National Ag News for September 26, 2022

USDA Panel Targets County Committee System

The Equity Panel investigating discrimination within the agency wants USDA to consider eliminating the county committee system that’s played a big role in managing the Farm Service Agency’s agricultural programs. Industry Update Dot Com says the Fairness Committee voted to recommend in an interim report to Ag Secretary Tom Vilsack that the USDA do research and analysis on possibly ending the district county committee system and develop a fairer alternative for all farmers. The analysis should include what the county committees are currently doing in creating disparities for minority farmers. That should include the historical role of the district committee system and the current displacement of minority farmers. The commission also recommends that USDA immediately put a program in place that ensures minority county committee councilors have access to the FSA administrator to report real-time problems or issues in the county. The final report will be completed and submitted to Vilsack soon.

Wheat Growers Applaud Efforts to Increase Export Promotion Funding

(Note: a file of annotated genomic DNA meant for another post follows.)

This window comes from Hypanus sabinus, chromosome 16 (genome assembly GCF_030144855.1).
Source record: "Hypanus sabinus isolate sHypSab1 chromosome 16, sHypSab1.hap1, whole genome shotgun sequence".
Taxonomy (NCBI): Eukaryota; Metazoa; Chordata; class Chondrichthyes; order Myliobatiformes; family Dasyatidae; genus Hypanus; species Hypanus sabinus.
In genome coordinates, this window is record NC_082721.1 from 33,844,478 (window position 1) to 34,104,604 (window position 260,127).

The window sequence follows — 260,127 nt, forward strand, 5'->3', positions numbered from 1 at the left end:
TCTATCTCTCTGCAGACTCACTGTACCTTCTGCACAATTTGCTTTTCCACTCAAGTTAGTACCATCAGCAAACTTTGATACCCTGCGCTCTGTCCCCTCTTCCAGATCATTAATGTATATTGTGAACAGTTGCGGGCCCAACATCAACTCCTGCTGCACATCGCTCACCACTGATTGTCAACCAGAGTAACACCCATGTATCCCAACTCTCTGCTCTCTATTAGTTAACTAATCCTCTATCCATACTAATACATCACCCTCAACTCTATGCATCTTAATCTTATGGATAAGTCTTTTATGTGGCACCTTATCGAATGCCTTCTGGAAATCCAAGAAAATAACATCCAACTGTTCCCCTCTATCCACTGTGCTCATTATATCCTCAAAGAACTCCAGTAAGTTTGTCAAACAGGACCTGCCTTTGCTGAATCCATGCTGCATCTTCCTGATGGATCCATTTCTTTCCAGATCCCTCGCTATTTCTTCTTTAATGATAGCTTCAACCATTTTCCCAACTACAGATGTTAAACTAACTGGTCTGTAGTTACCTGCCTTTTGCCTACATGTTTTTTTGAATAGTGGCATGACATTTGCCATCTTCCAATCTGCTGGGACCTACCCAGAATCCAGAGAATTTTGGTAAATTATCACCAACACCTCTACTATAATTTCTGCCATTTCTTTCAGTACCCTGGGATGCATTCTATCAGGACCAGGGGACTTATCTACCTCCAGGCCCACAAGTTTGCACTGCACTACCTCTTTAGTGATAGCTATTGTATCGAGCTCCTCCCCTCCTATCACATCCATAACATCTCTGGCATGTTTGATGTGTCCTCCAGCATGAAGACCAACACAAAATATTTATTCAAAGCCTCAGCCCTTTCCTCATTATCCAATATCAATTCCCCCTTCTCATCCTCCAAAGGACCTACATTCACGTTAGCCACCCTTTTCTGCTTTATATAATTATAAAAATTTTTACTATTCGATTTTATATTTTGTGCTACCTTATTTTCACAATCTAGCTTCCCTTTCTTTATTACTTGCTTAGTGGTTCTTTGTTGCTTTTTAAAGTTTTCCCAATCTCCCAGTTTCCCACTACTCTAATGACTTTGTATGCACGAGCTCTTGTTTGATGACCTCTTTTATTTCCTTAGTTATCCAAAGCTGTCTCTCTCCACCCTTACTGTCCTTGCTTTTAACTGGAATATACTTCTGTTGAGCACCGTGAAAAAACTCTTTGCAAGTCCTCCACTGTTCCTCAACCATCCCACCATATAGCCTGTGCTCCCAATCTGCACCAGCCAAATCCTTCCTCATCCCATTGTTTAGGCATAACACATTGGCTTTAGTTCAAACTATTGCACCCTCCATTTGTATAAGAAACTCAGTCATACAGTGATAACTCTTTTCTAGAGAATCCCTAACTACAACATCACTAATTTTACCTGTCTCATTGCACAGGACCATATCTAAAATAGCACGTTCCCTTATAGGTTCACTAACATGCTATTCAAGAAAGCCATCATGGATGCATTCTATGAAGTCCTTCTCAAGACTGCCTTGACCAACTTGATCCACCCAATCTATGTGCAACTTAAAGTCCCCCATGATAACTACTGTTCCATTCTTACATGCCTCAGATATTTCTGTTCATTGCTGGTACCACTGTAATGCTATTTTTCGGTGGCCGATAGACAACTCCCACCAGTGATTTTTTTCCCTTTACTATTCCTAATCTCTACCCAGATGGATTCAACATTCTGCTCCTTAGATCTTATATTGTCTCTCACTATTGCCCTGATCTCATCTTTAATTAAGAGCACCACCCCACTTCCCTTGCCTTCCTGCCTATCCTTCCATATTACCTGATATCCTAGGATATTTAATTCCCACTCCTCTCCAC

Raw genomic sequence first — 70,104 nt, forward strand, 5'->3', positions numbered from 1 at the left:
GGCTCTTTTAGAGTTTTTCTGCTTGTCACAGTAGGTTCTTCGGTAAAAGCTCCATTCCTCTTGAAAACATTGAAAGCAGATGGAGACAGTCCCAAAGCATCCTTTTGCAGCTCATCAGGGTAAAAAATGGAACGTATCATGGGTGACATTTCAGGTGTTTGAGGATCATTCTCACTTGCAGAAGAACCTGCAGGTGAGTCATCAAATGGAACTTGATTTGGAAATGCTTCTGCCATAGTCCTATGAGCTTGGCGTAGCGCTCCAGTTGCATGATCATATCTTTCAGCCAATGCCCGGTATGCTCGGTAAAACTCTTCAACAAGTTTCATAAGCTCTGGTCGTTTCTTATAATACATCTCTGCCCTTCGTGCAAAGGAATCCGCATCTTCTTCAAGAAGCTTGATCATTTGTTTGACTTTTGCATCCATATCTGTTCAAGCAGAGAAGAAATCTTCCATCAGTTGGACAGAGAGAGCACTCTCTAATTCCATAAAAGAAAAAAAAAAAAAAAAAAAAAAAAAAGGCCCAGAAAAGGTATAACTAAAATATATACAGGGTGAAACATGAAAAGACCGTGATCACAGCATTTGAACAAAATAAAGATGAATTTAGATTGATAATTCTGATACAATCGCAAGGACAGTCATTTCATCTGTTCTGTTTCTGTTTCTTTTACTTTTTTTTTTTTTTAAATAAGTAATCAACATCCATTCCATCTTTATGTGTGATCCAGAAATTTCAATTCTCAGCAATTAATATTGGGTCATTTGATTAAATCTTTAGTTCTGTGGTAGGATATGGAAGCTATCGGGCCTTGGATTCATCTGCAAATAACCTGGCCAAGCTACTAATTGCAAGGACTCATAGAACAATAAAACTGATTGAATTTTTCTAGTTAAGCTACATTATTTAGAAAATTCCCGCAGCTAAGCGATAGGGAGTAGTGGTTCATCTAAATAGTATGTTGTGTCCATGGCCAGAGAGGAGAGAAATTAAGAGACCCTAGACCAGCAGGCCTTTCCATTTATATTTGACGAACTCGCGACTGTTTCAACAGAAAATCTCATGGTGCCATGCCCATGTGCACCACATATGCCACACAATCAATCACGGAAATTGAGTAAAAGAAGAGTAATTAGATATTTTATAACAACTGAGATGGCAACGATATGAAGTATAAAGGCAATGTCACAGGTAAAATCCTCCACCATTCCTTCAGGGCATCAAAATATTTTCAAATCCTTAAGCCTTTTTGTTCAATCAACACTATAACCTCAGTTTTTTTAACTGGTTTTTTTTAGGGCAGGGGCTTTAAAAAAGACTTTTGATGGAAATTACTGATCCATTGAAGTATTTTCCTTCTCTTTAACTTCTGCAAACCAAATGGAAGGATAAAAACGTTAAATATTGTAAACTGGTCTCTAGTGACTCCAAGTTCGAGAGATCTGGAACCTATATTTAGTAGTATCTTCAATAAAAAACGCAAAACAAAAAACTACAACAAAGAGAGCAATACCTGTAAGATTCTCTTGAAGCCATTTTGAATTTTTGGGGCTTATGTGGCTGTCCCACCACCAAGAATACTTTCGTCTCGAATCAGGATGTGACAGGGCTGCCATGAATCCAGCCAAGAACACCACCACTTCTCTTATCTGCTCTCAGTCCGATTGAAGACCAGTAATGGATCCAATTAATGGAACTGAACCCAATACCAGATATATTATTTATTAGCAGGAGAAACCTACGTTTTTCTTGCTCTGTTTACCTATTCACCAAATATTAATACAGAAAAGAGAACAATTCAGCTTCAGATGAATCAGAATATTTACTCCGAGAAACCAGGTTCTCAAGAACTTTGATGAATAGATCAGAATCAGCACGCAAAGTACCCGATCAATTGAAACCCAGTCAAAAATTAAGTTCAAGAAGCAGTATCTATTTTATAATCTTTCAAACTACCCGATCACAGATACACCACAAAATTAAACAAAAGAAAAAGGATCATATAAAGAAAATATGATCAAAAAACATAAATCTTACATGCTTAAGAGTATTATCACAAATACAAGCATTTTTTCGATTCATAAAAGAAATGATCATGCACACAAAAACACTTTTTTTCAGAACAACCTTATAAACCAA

America’s wheat growers have a long history of valuing export market development by supporting the successful public-private partnership with USDA’s Foreign Agricultural Service. That’s why U.S. Wheat Associates and the National Association of Wheat Growers applaud the introduction of the Cultivating Revitalization by Expanding American Agricultural Trade and Exports (CREAATE) Act of 2022 in the Senate. The legislation would double the funding for the Market Access Program and Foreign Market Development Program, both of which are administered by the FAS. “MAP funding hasn’t increased from $200 million since 2006, and FMD funding hasn’t changed from $34.5 million since 2002,” says USW Chair Rhonda Larson. “However, our foreign competition in most global markets, including wheat, has grown.” USW also uses MAP and FMD funding to enable greater use of U.S. wheat in food aid programs which have taken on more significance due to the Russian invasion of Ukraine that disrupted the global wheat trade.

The Cattle Contracts Library Pilot Program Moves Ahead

The USDA’s Agricultural Marketing Service published a Notice to Trade related to the Cattle Contracts Library Pilot Program. The National Cattlemen’s Beef Association says the Library is designed to be a tool for cattle producers, making information available that may allow them to capture unrealized value for their livestock. “We are pleased to see the pilot program progressing and note the important decision to use the Livestock Mandatory Reporting statutes as a basis for any subsequent rulemakings,” says NCBA Vice President of Government Affairs Ethan Lane. “We look forward to continuing to work with staff at AMS to ensure the success of this tool as well as the protection of our members’ proprietary business information.” The Consolidated Appropriations Act of 2022 directed the AMS to create a Cattle Contracts Library Pilot Program to increase market transparency for U.S. cattle producers. AMS is drafting a rule to ensure complete contractual information gets reported.

USDA Extends Deadline for Grazing Land Agreements